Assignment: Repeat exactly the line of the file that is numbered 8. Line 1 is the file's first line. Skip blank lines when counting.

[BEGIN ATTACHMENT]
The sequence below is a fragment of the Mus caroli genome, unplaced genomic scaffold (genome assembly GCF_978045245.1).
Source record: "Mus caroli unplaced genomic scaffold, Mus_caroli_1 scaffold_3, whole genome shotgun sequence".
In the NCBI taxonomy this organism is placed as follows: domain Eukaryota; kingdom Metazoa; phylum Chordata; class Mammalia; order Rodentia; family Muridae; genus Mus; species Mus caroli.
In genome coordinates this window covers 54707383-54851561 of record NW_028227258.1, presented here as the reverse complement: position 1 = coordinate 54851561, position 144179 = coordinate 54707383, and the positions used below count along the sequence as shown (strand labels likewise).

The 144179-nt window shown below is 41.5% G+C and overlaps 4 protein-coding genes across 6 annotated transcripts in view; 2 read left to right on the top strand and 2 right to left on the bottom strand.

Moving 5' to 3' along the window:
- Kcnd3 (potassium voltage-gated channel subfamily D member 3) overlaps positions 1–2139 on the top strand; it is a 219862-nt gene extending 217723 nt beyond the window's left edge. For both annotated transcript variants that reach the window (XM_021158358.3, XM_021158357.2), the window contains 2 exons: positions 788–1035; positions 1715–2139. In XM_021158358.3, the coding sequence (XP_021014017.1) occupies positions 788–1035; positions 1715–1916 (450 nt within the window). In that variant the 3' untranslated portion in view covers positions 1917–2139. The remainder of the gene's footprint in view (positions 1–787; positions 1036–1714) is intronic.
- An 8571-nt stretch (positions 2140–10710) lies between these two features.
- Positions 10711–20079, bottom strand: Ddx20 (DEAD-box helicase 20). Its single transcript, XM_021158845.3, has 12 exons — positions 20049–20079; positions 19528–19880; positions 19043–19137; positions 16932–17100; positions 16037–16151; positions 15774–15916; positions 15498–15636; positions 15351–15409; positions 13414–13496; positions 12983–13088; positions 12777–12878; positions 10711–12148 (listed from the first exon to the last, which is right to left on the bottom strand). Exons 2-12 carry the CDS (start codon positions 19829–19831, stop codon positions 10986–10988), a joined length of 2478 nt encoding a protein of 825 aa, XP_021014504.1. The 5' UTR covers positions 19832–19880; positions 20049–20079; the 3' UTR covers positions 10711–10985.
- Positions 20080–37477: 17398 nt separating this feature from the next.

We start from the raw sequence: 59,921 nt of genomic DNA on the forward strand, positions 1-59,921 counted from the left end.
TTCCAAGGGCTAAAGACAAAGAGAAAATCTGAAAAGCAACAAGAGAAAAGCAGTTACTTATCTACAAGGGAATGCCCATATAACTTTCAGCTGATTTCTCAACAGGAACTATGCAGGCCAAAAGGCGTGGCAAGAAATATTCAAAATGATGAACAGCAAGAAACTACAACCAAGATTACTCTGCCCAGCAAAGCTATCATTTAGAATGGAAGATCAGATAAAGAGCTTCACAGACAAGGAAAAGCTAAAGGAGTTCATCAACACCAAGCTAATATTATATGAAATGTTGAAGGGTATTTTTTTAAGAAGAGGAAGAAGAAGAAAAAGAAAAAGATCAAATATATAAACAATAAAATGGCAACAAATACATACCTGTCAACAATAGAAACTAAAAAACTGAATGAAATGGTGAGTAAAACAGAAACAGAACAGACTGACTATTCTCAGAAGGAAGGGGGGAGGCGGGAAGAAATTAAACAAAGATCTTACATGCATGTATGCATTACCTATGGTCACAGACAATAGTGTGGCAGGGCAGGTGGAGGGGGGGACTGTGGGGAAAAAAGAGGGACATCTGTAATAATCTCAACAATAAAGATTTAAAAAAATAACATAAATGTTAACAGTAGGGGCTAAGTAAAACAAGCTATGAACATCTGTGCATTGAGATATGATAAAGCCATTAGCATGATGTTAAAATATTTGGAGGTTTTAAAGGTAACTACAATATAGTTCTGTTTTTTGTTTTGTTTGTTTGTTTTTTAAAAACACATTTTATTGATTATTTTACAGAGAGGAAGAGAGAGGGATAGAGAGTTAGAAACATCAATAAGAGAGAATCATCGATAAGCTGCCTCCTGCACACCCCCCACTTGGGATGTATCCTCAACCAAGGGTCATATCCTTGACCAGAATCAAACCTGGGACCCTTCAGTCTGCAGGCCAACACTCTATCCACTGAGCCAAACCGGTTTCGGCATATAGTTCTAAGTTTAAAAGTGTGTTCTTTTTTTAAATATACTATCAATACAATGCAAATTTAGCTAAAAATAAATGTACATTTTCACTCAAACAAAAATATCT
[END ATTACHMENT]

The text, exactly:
- An 8571-nt stretch (positions 2140–10710) lies between these two features.